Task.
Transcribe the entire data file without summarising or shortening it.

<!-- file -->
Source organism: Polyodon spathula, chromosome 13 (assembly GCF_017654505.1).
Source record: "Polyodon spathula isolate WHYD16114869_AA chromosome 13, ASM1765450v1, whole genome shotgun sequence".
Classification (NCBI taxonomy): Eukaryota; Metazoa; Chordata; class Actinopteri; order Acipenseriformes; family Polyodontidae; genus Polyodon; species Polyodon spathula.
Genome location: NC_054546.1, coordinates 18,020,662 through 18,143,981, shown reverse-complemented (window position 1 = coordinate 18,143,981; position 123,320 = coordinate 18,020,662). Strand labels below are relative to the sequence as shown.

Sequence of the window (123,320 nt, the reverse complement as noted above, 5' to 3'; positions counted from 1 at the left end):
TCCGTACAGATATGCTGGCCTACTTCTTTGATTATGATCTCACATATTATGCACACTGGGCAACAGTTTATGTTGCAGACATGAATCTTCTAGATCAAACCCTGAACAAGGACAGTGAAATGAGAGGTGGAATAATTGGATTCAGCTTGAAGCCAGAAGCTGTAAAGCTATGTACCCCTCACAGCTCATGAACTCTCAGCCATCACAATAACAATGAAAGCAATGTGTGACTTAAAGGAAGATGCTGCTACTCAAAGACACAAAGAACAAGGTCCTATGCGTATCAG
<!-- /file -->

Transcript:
Source organism: Polyodon spathula, chromosome 13 (assembly GCF_017654505.1).
Source record: "Polyodon spathula isolate WHYD16114869_AA chromosome 13, ASM1765450v1, whole genome shotgun sequence".
Classification (NCBI taxonomy): Eukaryota; Metazoa; Chordata; class Actinopteri; order Acipenseriformes; family Polyodontidae; genus Polyodon; species Polyodon spathula.
Genome location: NC_054546.1, coordinates 18,020,662 through 18,143,981, shown reverse-complemented (window position 1 = coordinate 18,143,981; position 123,320 = coordinate 18,020,662). Strand labels below are relative to the sequence as shown.

Sequence of the window (123,320 nt, the reverse complement as noted above, 5' to 3'; positions counted from 1 at the left end):
TCCGTACAGATATGCTGGCCTACTTCTTTGATTATGATCTCACATATTATGCACACTGGGCAACAGTTTATGTTGCAGACATGAATCTTCTAGATCAAACCCTGAACAAGGACAGTGAAATGAGAGGTGGAATAATTGGATTCAGCTTGAAGCCAGAAGCTGTAAAGCTATGTACCCCTCACAGCTCATGAACTCTCAGCCATCACAATAACAATGAAAGCAATGTGTGACTTAAAGGAAGATGCTGCTACTCAAAGACACAAAGAACAAGGTCCTATGCGTATCAG